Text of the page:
Baroness Thomas of Winchester (LD): And now for something completely different. I am very pleased to have the opportunity of this debate to fly a kite which I have flown at least three times before. It is my idea for debating statutory instruments. I thank the noble Lord, Lord Foulkes, for this chance. I have not flown the kite so far this year, so that is why it is going to have another outing.

My starting point is that affirmative statutory instruments, which are powers devolved by Parliament to Ministers, say that they are in draft, but that only means that they have not yet been through both Houses to be approved, so “draft” does not mean that they can be amended. One of the first things you learn about SIs is that they cannot be amended by either House, only agreed to or thrown out. We in this House are very loath to throw them out because our mindset is to try to seek consensus to make the law better, mostly where it resides in a Bill. However, sometimes an affirmative SI contains a good deal of meat which could not be foreseen in the parent Act, or circumstances have changed between the passing of an Act and the making of an instrument—years often pass—so, on occasion, a draft affirmative SI is laid before Parliament which is extremely controversial. Various Peers may table regret or even deplore Motions, with reasons, but that does not alter the fact that even if these Motions are passed, the SI is still passed with a mild slap on the wrist from the House.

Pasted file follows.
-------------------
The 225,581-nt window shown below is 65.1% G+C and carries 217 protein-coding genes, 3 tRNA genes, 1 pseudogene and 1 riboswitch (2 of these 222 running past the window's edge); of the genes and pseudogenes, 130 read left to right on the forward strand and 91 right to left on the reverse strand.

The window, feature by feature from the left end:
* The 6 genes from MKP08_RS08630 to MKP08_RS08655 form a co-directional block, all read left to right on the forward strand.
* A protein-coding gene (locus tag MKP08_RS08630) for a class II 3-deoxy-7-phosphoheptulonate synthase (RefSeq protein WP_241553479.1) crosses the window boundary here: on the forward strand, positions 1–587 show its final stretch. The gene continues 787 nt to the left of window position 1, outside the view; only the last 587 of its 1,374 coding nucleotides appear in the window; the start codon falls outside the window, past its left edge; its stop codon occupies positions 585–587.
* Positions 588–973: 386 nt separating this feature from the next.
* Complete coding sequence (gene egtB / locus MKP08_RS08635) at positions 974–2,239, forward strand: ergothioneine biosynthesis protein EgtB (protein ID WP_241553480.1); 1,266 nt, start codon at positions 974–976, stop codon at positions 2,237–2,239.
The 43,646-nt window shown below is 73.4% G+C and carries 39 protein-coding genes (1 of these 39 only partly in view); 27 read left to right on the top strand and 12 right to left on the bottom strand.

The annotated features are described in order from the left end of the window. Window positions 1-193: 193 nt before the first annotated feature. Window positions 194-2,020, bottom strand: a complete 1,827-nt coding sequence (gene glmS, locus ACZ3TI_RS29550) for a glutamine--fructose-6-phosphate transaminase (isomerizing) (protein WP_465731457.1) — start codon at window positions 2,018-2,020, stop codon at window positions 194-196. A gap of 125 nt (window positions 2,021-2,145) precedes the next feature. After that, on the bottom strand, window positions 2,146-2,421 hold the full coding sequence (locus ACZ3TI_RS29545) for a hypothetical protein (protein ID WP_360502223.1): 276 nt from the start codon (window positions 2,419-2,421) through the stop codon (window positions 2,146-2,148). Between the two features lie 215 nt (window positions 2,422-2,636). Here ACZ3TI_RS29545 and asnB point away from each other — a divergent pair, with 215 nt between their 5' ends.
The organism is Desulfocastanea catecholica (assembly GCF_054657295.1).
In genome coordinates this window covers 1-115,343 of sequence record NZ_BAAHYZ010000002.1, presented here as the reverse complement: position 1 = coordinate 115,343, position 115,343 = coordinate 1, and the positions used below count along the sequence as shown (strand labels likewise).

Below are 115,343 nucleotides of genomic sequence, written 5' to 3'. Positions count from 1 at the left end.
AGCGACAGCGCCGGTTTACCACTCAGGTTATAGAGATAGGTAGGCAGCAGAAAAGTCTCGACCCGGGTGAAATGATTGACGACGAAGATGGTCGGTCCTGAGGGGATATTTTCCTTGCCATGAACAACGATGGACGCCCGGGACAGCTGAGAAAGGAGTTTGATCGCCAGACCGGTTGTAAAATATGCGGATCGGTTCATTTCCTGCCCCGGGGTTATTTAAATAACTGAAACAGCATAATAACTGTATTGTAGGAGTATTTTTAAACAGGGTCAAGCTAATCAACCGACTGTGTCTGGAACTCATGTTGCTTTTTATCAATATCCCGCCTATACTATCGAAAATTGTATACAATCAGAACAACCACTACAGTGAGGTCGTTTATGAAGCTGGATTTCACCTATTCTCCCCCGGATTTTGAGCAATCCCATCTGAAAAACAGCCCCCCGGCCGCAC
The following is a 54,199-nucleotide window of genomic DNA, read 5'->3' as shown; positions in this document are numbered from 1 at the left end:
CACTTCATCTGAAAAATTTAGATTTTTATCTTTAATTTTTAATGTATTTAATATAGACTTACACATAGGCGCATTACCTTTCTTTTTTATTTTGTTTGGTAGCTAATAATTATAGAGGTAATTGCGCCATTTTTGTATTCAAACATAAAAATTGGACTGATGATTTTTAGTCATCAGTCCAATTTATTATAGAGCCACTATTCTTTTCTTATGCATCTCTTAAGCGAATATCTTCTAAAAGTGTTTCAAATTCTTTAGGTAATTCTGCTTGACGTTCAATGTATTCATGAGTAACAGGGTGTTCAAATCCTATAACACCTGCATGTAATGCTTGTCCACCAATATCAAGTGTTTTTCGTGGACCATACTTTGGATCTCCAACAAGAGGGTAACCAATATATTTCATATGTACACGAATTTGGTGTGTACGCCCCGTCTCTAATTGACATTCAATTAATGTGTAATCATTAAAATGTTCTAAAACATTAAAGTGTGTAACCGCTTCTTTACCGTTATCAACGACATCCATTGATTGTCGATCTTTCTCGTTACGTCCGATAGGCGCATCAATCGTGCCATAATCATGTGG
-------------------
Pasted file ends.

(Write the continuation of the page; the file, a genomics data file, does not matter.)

How much better it would be to have a meaningful debate about the substance of the instrument in the Chamber, without the instrument itself being taken at that point. I envisage a carefully worded resolution to which amendments could be proposed and voted upon, but with their effect being advisory only. This would almost be another stage in the consultation process, which all Governments now take much more seriously than they did. The House would be the consultee, knowing that the arguments could be taken on board by the Government. The Government would know what the arguments against the instrument were. At that point, they might just decide to tough it out by taking the original instrument through the House, marshalling their arguments accordingly. Or they could withdraw the original instrument, even if it had been through the House of Commons, and retable another one to reflect points made in the earlier debate.